The Chestnut Oak’s name derives from the leaf shape which closely resembles the leaf of the chestnut the tree is part of the white oak family and is a good shade tree. Chestnut Oaks can tolerate very dry and poor soils and can be used to reclaim strip mine lands.
Native to Jefferson County the tree is most often found in the crags and rocks of the hills of Jefferson County. The tree was noted for its wood and harvested greatly for many generations. Less common than other oaks in the area, the tree is an excellent source of food for wild turkey, deer, and squirrels. An old hunter once exclaimed that when times were desperate to sit under the shade of this tree and the game will come to you.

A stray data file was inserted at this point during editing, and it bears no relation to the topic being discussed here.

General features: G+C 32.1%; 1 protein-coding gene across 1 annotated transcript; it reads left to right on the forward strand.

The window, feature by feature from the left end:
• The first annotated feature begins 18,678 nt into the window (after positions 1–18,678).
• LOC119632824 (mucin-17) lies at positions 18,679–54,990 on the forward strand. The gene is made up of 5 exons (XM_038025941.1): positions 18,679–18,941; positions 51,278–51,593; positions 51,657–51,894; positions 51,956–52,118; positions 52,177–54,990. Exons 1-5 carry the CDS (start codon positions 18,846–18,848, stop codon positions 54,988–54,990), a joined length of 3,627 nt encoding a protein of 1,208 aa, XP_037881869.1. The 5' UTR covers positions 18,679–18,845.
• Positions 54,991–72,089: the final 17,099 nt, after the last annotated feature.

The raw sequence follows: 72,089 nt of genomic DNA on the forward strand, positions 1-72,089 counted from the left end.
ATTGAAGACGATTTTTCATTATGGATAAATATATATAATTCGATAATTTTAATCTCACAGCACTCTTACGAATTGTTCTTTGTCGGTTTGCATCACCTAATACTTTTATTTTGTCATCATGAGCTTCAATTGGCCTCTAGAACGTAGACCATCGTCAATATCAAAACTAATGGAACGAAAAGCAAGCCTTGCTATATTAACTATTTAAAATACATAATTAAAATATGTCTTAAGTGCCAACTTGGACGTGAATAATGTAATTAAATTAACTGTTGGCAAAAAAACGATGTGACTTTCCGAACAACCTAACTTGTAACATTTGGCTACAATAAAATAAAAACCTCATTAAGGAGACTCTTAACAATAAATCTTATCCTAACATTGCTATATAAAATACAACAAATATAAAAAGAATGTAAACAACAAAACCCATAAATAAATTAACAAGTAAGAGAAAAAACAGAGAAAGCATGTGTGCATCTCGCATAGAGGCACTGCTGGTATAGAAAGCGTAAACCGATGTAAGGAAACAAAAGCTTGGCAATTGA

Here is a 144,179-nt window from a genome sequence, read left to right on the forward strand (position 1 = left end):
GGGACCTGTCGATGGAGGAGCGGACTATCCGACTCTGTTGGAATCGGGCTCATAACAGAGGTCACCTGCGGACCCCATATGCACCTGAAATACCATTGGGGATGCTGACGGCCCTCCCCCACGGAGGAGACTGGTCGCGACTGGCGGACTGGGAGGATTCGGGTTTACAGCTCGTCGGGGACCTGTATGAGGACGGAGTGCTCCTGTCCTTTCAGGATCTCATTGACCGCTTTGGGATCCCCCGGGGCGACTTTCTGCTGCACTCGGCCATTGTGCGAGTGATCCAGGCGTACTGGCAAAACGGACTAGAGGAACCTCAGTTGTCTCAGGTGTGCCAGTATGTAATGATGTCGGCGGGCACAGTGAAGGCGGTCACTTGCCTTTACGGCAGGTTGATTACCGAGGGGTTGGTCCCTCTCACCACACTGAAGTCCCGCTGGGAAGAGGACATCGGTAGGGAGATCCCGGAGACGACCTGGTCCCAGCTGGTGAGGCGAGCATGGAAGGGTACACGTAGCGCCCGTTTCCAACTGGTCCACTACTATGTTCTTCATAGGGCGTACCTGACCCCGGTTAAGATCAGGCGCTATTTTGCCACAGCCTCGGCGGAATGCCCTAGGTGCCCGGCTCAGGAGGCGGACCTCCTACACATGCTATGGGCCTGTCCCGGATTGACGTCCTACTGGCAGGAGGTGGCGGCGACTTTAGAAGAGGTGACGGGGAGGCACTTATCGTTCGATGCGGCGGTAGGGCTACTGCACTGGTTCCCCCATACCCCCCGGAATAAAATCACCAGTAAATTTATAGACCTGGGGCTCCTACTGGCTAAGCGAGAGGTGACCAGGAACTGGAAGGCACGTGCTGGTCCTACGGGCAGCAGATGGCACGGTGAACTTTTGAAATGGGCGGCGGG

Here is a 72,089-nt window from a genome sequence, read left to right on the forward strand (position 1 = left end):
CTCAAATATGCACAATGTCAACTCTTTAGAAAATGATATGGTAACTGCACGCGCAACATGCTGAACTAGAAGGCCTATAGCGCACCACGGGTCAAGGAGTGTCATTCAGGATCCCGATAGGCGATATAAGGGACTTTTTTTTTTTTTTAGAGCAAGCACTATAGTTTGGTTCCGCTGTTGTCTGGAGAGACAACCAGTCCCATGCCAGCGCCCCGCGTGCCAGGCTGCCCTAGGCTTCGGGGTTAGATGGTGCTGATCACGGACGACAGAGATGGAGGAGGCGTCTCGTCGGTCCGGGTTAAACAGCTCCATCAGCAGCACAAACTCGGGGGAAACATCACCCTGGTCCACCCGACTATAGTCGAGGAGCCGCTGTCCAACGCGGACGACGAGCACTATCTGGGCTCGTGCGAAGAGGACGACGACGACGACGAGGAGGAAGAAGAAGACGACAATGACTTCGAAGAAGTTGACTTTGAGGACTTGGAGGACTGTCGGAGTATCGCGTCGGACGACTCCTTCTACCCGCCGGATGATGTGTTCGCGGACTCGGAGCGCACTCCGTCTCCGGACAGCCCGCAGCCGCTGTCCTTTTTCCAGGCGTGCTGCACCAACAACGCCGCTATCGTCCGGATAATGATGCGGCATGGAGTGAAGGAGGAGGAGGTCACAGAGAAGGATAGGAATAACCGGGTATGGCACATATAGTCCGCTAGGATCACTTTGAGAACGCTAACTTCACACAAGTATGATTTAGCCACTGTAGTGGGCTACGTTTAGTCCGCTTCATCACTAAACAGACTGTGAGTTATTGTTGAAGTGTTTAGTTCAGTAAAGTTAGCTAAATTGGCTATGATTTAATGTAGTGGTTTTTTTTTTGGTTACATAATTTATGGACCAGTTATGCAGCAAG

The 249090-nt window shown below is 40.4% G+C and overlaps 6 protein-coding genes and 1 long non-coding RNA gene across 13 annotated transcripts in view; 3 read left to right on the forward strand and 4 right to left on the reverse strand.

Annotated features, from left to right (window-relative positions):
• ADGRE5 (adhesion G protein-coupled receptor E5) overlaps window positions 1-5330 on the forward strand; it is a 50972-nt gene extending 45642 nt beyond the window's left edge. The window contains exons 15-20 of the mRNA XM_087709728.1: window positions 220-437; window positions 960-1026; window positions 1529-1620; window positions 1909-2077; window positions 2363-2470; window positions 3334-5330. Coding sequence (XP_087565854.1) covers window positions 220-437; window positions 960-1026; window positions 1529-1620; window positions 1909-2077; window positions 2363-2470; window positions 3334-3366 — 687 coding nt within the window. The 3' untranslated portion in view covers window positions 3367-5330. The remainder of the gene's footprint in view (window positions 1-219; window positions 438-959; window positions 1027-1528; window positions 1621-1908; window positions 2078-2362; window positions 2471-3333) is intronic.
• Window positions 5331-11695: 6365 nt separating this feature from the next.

The Shingle Oak hosts 447 species of butterflies and moths in Jefferson County including the Oak leaf roller and the Red Spotted Admiral. Chestnut Oak provides habitat and food for a wide variety of birds. Over 20 genera of birds depend on the species.